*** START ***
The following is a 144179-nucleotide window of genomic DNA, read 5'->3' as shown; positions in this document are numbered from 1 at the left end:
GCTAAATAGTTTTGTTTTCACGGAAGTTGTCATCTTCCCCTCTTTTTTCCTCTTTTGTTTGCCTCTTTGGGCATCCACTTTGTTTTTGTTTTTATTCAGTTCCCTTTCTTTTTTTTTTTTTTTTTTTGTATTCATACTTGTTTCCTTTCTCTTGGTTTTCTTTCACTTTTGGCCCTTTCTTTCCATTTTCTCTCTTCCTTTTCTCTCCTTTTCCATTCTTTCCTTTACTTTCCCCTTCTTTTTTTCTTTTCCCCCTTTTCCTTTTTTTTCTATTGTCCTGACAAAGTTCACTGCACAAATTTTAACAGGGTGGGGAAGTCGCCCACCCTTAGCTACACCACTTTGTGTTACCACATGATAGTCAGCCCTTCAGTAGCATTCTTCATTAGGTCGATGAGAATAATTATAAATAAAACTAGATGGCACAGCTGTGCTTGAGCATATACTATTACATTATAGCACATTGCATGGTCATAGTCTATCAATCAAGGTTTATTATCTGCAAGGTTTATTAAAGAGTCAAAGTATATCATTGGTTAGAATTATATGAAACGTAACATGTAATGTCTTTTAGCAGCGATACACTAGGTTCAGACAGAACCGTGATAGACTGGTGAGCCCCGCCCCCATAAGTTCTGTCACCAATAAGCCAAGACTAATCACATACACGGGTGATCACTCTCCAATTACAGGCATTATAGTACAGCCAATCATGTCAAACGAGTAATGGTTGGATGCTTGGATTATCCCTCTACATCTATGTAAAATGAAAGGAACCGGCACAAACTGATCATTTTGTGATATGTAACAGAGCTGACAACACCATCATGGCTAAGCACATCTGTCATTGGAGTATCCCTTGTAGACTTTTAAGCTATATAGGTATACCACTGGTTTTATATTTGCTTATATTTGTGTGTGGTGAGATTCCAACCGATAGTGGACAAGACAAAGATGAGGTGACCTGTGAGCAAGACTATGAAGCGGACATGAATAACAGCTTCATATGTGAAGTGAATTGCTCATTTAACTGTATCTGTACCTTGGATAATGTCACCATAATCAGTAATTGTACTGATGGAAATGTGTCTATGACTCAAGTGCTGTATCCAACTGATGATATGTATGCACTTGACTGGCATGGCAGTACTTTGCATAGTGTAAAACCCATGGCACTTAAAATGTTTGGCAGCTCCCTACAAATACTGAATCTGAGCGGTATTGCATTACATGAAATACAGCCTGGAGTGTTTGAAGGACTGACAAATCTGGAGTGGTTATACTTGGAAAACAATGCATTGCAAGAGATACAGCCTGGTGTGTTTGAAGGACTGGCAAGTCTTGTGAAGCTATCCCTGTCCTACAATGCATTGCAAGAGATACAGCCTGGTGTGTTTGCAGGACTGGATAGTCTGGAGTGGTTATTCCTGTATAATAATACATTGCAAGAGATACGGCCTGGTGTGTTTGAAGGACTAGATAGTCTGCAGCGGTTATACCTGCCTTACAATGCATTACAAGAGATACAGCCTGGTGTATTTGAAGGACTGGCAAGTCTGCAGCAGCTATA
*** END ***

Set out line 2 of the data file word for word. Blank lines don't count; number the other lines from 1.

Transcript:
GCTAAATAGTTTTGTTTTCACGGAAGTTGTCATCTTCCCCTCTTTTTTCCTCTTTTGTTTGCCTCTTTGGGCATCCACTTTGTTTTTGTTTTTATTCAGTTCCCTTTCTTTTTTTTTTTTTTTTTTTGTATTCATACTTGTTTCCTTTCTCTTGGTTTTCTTTCACTTTTGGCCCTTTCTTTCCATTTTCTCTCTTCCTTTTCTCTCCTTTTCCATTCTTTCCTTTACTTTCCCCTTCTTTTTTTCTTTTCCCCCTTTTCCTTTTTTTTCTATTGTCCTGACAAAGTTCACTGCACAAATTTTAACAGGGTGGGGAAGTCGCCCACCCTTAGCTACACCACTTTGTGTTACCACATGATAGTCAGCCCTTCAGTAGCATTCTTCATTAGGTCGATGAGAATAATTATAAATAAAACTAGATGGCACAGCTGTGCTTGAGCATATACTATTACATTATAGCACATTGCATGGTCATAGTCTATCAATCAAGGTTTATTATCTGCAAGGTTTATTAAAGAGTCAAAGTATATCATTGGTTAGAATTATATGAAACGTAACATGTAATGTCTTTTAGCAGCGATACACTAGGTTCAGACAGAACCGTGATAGACTGGTGAGCCCCGCCCCCATAAGTTCTGTCACCAATAAGCCAAGACTAATCACATACACGGGTGATCACTCTCCAATTACAGGCATTATAGTACAGCCAATCATGTCAAACGAGTAATGGTTGGATGCTTGGATTATCCCTCTACATCTATGTAAAATGAAAGGAACCGGCACAAACTGATCATTTTGTGATATGTAACAGAGCTGACAACACCATCATGGCTAAGCACATCTGTCATTGGAGTATCCCTTGTAGACTTTTAAGCTATATAGGTATACCACTGGTTTTATATTTGCTTATATTTGTGTGTGGTGAGATTCCAACCGATAGTGGACAAGACAAAGATGAGGTGACCTGTGAGCAAGACTATGAAGCGGACATGAATAACAGCTTCATATGTGAAGTGAATTGCTCATTTAACTGTATCTGTACCTTGGATAATGTCACCATAATCAGTAATTGTACTGATGGAAATGTGTCTATGACTCAAGTGCTGTATCCAACTGATGATATGTATGCACTTGACTGGCATGGCAGTACTTTGCATAGTGTAAAACCCATGGCACTTAAAATGTTTGGCAGCTCCCTACAAATACTGAATCTGAGCGGTATTGCATTACATGAAATACAGCCTGGAGTGTTTGAAGGACTGACAAATCTGGAGTGGTTATACTTGGAAAACAATGCATTGCAAGAGATACAGCCTGGTGTGTTTGAAGGACTGGCAAGTCTTGTGAAGCTATCCCTGTCCTACAATGCATTGCAAGAGATACAGCCTGGTGTGTTTGCAGGACTGGATAGTCTGGAGTGGTTATTCCTGTATAATAATACATTGCAAGAGATACGGCCTGGTGTGTTTGAAGGACTAGATAGTCTGCAGCGGTTATACCTGCCTTACAATGCATTACAAGAGATACAGCCTGGTGTATTTGAAGGACTGGCAAGTCTGCAGCAGCTATA